I was looking for opinoions as to when a person should be allowed to run for a position and what type of experience should they have. My department requires that for you to run for a LT you have to be off probation for a year and then voted in by your company members.

 

2/27/10: I want to thank all of you who have responded to this. I am finding the information that I am given very helpful. I respect all opinions and advice that I have been receiving. I know that I still have a ways to go in the fire service, been in for 2yrs but EMS for 15yrs, and know that there is still alot of learning to do. I try to take courses to educate myself so if there are any out there that you would think is beneficial I would love to hear about them.  Thanks again.  Kathy

Views: 156

Reply to This

Replies to This Discussion

Hopefully your department realizes that when a member becomes an officer, he/she becomes responsible for their crew's safety. The station officer is a leader and needs to be more than just 'popular', lives will depend on this person's ability to lead, read and understand fire conditions, understand building construction and be fully conversant in departmental operations and administrative procedures.

I suggest that you follow as closely as possible NFPA 1012 Standard for Fire Officer Professional Qualifications (not to mention NFPA 1001 Standard for Fire Fighter Professional Qualifications). I would also suggest that your department develop standards and qualifications for Officer with a testing/application procedure and that your system of voting in leadership be done away with. It's archaic, dangerous and typically says popularity is more important than ability.

Becoming an Officer should not be about status, ego or simply the "next step". Becoming an Officer should be about wanting the best for the community, the department and the crew. Everyone goes home is not just a phrase. It's an Officer's responsibility.
Hi Kathy!

Let me preface what I'm saying here with the following: I don't know your department, it's make-up, and how well your organization runs. So my opinion here is just that- my own opinion based on my own experiences in both a volunteer and career department.

Voting for an LT is good ONLY IF the electorate knows what makes a good LT. It should not be a popularity contest. The candidate should have training in leadership and management, and extensive experience operating in a wide spectrum of fireground situations, and a mature and humble personality.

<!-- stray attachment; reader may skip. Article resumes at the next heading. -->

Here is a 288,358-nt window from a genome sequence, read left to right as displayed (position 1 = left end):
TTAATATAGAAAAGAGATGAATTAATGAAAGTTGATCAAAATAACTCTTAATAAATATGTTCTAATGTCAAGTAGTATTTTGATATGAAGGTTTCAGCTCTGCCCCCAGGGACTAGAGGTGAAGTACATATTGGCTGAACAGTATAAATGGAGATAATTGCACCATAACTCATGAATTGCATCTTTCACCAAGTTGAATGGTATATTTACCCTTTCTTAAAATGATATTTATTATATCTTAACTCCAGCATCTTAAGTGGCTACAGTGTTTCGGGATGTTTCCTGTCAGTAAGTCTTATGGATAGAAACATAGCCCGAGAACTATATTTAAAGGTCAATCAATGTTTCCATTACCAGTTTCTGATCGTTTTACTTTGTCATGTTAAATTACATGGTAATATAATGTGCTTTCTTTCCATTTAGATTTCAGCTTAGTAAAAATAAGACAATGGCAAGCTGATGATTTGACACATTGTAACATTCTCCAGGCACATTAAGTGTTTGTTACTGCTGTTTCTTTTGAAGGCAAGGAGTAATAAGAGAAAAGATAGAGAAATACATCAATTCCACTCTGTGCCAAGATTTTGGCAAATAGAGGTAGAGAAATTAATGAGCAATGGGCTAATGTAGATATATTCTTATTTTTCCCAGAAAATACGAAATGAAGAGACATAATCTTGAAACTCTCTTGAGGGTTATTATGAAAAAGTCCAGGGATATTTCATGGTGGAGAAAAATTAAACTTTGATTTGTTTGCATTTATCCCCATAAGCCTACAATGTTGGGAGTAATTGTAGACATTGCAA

The company officer is the most important person on the fireground, responsible for safe, effective, and appropriate actions by their crews. Their head is constantly on a swivel- looking out for the constant changes inherent in every situation. They need to be the lookout for those operating above them (chiefs, captains) and those under their direct control.

Above all, the company officer MUST be able to accept the fact that they are now much more than a friend to their crew. Many agree that being moved up from firefighter to company officer is the most difficult transition in their experience.

Finally, maturity and attitude continue to play a prominent role for any blue shirt-to-white shirt advancement. Many want the position for the wrong reason, many are handed the position before being properly prepared. The most successful candidate is one who will be able to apply their proper attitude with a commensurate level of maturity and accept the new challenge with humility and honor.

Not all are cut out for company officer. Many are happy to remain a blue shirt for their entire "career". This is not a bad thing. But to elect an unprepared firefighter to the rank of company officer before they are ready invites disaster for the candidate, their crews, and the entire department.

Extensive experience in fireground operations, training in leadership and people management, and a mature and humble attitude will bring your organization a great candidate for Lieutenant.

Great luck to you and your department, and remember to stay stoked!
-John
that should read NFPA 1021(2003 edition) not 1012...one should also seek out, attend, and pass the certification courses...ie Intro to Fire Officer and Fire Officer I...and any other courses offered...education does NOT stop in the service but is an ongoing process....
Voting for an LT is good ONLY IF the electorate knows what makes a good LT. It should not be a popularity contest. The candidate should have training in leadership and management, and extensive experience operating in a wide spectrum of fireground situations, and a mature and humble personality.

Sadly though, as good of traits as these are (and a MUST for Fire Officers), with no system set in place any vote is just that.... A popularity contest OR i.e. who has the brownest nose if they're appointed. This is not the case everywhere but makes up a pretty darn good percent of them.

Firefighters must excel and master their skills before they can make the transition to Officer. They are the ones training the new probies coming in the door, and lets face it... If they give half arsed training, the result is going to get you half arsed firemen.

Leadership is more than telling a subordinate what to do, it's getting them in the habit of wanting to do it. Consistently and effectively. Build trust in them and they will gain trust in their Officer. If one plans on sending them to do the most ridiculous task, their Officer must be willing to do the task with them.

An officer cannot have favorites either, they have to be willing to punish their best friend the same way they would punish someone whose guts they hate. Fairness... what's good for one is good for all.

These are just a few things in a good Fire Officer, although like I stated in my first paragraph... With no set system in place other than a "1 yr min off probation and majority vote" (According to your post) the majority of line officers in your department will be none other than a good ol' fashioned popularity contest.